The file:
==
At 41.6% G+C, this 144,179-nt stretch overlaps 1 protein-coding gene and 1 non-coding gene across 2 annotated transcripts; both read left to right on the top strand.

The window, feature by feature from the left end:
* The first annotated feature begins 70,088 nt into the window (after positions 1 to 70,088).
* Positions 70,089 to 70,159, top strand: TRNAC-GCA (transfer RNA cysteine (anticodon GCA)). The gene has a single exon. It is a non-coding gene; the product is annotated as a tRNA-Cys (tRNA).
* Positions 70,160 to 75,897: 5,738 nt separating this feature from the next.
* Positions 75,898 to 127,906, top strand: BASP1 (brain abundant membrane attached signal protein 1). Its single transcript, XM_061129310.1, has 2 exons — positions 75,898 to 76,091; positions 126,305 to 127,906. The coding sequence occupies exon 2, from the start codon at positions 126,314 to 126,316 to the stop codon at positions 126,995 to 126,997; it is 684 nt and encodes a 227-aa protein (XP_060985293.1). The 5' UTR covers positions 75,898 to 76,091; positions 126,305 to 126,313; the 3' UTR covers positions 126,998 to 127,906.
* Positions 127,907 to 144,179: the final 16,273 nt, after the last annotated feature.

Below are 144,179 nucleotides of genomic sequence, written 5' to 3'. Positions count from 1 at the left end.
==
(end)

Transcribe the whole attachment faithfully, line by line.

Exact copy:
At 41.6% G+C, this 144,179-nt stretch overlaps 1 protein-coding gene and 1 non-coding gene across 2 annotated transcripts; both read left to right on the top strand.

The window, feature by feature from the left end:
* The first annotated feature begins 70,088 nt into the window (after positions 1 to 70,088).
* Positions 70,089 to 70,159, top strand: TRNAC-GCA (transfer RNA cysteine (anticodon GCA)). The gene has a single exon. It is a non-coding gene; the product is annotated as a tRNA-Cys (tRNA).
* Positions 70,160 to 75,897: 5,738 nt separating this feature from the next.
* Positions 75,898 to 127,906, top strand: BASP1 (brain abundant membrane attached signal protein 1). Its single transcript, XM_061129310.1, has 2 exons — positions 75,898 to 76,091; positions 126,305 to 127,906. The coding sequence occupies exon 2, from the start codon at positions 126,314 to 126,316 to the stop codon at positions 126,995 to 126,997; it is 684 nt and encodes a 227-aa protein (XP_060985293.1). The 5' UTR covers positions 75,898 to 76,091; positions 126,305 to 126,313; the 3' UTR covers positions 126,998 to 127,906.
* Positions 127,907 to 144,179: the final 16,273 nt, after the last annotated feature.

Below are 144,179 nucleotides of genomic sequence, written 5' to 3'. Positions count from 1 at the left end.